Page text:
Heart rate, or “pulse,” is a standard measure of the number of heart beats per minute and increases or decreases depending on the intensity of effort. For this reason, knowing the right heart rate when walking and keeping it under control, manually or with a heart rate monitor, is a great way to gauge the intensity and effectiveness of exercise. That is to know if you are struggling for some result or almost uselessly. When will you learn to learn more about your normal heart rate and heart rate zonesyou will be able to recognize when it is necessary to increase the intensity of the walk and when it is the case to slow down.

What is a good resting heart rate?

Heart rate varies with age, stress and anxiety levels, hormones, type of activity, physical or fitness statusand whether you are taking medicines that increase or decrease the heart rate (for example, beta-blockers).
That said, an important heart rate number to know is the normal resting heart rate. Your resting heart rate is the number of heart beats per minute when you are at rest (for example, sitting on the couch). AND different from heart rate during sleep, which is usually lower (but may vary based on sleeping habits).

Secondo l’American Heart Association (AHA), for most people, between 60 and 100 beats per minute (bpm) is normal. In general, a lower resting heart rate is usually healthier. A higher resting heart rate (above 90 bpm) has been linked to poorer fitness, higher blood pressure, and higher body weight, according to a long-term study published in June 2013 in Heart.

If you don’t have a watch with a heart rate monitor, to find your resting heart rate, lightly press the first two fingertips (not your thumb) on the artery in the inside of your wrist on the side of your thumb. Count your pulse beats for 30 seconds. Then, multiply the number by two to get your total beats per minute. For best results, it is best to take this measurement early in the morningbefore getting up and before drinking your morning cup of coffee.

Once you have an idea of ​​your normal resting heart rate, expect your heart rate to increase a bit when you start moving.

What is the right heart rate when walking?

Heart rate when walking increases or decreases depending on how fast you move. In general, however, walking is a low to moderate intensity activity. You can rate the intensity of any activity, including walking, based on your target heart rate zones for exercise moderate intensity and high intensity.

If you are exercising at a moderate intensity (such as walking or jogging), your heart rate will be between 50 and 70% of your maximum heart rate. If you exercise at a vigorous intensity, your heart rate will be between 70 and 85% of your maximum heart rate.

To determine your target heart rate zone for walking or running, you first need to determine the maximum heart ratewhich is the maximum number of heart beats per minute.

The standard formula for calculating your maximum heart rate is to subtract your age from 220. For example, a 50-year-old person’s maximum heart rate would be 220 – 50 = 170 beats per minute (bpm).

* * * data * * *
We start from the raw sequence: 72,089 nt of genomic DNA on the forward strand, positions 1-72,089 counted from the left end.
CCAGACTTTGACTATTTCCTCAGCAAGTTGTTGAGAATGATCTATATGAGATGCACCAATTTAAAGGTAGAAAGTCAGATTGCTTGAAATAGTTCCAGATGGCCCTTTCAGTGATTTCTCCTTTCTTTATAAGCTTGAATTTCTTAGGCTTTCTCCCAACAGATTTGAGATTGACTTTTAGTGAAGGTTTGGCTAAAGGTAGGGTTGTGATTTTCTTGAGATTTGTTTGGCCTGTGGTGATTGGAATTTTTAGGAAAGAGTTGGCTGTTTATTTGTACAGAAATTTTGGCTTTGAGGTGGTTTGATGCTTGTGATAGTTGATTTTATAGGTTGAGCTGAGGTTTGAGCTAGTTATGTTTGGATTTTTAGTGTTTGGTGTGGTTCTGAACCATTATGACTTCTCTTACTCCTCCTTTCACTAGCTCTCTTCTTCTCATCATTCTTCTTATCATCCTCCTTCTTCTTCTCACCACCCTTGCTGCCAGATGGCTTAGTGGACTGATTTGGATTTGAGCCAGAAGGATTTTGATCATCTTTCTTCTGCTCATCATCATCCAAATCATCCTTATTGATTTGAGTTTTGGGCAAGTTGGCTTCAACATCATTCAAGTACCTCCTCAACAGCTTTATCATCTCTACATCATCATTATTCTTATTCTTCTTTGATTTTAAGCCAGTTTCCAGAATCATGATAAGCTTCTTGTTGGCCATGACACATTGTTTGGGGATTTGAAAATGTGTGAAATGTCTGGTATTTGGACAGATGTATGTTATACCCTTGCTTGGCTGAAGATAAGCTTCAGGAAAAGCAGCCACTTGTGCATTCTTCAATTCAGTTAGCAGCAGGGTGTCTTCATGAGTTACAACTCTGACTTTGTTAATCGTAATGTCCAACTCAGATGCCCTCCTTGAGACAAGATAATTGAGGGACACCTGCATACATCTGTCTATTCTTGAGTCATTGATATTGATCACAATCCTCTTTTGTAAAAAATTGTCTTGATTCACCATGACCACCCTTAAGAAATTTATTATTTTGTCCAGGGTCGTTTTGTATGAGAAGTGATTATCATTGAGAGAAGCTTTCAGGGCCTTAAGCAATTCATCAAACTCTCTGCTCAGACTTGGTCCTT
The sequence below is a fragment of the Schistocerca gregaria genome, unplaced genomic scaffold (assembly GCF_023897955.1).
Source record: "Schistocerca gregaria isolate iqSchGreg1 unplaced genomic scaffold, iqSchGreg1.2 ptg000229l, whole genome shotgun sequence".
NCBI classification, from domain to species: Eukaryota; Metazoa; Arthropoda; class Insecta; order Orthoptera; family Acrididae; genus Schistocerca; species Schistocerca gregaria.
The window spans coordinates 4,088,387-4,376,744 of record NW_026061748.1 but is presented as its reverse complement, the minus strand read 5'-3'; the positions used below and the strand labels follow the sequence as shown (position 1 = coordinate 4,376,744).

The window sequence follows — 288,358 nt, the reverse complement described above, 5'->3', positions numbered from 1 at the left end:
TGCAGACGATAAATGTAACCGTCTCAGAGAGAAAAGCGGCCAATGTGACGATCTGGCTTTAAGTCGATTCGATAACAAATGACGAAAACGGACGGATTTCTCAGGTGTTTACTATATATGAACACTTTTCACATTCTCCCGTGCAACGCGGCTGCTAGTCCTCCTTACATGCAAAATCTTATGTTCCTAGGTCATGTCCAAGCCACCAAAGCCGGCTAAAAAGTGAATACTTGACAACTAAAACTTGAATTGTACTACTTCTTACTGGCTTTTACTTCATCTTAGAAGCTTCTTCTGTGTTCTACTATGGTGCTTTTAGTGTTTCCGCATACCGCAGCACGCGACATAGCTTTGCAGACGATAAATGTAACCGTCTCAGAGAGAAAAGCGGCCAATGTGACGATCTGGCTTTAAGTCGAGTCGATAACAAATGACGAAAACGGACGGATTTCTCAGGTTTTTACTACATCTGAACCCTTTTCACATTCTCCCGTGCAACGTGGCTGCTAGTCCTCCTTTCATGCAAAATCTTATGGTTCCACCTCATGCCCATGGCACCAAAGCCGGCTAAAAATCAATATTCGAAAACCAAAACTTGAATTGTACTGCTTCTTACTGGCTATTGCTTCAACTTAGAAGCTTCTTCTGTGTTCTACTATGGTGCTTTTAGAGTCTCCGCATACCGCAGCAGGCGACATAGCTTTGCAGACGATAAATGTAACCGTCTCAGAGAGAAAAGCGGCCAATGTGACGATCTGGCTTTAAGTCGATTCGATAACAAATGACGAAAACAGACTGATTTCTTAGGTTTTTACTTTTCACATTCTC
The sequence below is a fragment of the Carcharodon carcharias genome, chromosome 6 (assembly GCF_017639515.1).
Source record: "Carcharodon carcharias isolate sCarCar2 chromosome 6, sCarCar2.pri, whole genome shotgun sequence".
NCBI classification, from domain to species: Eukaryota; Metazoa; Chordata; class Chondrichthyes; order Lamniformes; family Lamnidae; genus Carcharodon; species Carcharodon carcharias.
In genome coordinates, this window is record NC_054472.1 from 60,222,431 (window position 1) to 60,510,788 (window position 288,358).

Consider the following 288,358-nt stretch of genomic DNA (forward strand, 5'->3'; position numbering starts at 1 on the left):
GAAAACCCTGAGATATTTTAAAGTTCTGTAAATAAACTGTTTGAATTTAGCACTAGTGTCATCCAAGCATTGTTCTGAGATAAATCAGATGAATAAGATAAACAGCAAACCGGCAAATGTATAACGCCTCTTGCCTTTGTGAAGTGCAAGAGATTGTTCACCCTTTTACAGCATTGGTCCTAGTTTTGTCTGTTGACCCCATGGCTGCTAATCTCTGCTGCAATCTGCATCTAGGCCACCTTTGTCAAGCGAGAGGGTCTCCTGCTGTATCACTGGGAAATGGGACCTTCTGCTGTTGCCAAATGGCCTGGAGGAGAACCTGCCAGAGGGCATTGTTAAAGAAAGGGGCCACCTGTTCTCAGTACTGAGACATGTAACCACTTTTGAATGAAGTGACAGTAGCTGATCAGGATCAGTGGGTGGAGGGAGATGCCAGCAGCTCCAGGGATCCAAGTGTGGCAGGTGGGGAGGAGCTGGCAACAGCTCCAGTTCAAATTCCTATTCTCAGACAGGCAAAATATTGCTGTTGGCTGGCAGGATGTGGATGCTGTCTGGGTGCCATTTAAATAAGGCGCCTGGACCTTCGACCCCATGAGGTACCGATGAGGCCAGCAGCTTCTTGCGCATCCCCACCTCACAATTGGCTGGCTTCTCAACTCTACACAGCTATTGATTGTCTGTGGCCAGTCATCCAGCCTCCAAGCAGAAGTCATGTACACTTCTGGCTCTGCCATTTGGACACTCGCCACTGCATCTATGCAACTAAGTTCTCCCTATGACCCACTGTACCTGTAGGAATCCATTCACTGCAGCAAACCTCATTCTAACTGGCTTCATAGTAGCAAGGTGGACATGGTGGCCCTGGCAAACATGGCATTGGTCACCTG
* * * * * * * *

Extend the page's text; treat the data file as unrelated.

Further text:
How to determine the right heart rate range for walking

To find the lower limit of the target heart rate: Subtract age from 220, then multiply by 0.50. For example, a 50-year-old person would have 220 – 50 = 170 bpm x 0.50 = 85 bpm.

To find the upper limit of the target heart rate: Subtract the age from 220, then multiply it by 0.85. For example, a 50-year-old person would have 220 – 50 = 170 bpm x 0.85 = 144.5 bpm.

This person’s target heart rate range while walking is between 85 and 144.5 bpm. With that in mind, it might be normal to have one heart rate of 120 or 130 while walkingdepending on your age and the effort you are making.

Wearable technology, such as heart rate monitors and fitness trackers, offer an easy way to monitor your heart rate during exercise. Otherwise, you’ll have to manually check your pulse as you walk, which can be tricky.

When to worry about a low heart rate

Slow heart rate, also known as bradycardia, occurs when the heart beats less than 60 bpm. Bradycardia can be a serious problem if your heart rate is too slow and is accompanied by dizziness, shortness of breath, or weakness. If you experience chest pain, difficulty breathing, or fainting, seek medical attention as soon as possible or go to the nearest emergency room.

When do you have a dangerously high heart rate during exercise?

A heart rate near or above your maximum for extended periods of time can be dangerous and cause dizziness, shortness of breath and even discomfort. A heart rate of 200 bpm or higher during exercise is considered dangerous for most adults.

What is the right heart rate when walking?

For this reason it is Know your target and maximum heart rate zonesso you can recognize when your heart rate gets too high during exercise and could increase your risk of cardiac events.

When to see a doctor

If your resting heart rate is too high (tachycardia) or too low (bradycardia), see your doctor for a diagnosis and treatment options, which may include beta-blockers, calcium channel blockers, or blood thinners, depending on your condition. You should also see your doctor if your high or low heart rate is accompanied by other symptoms such as dizziness, shortness of breath, fainting, or chest pain. If your resting heart rate is too high, your doctor may suggest other lifestyle changes to lower your heart rate.


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Photo by Andrew Piacquadio


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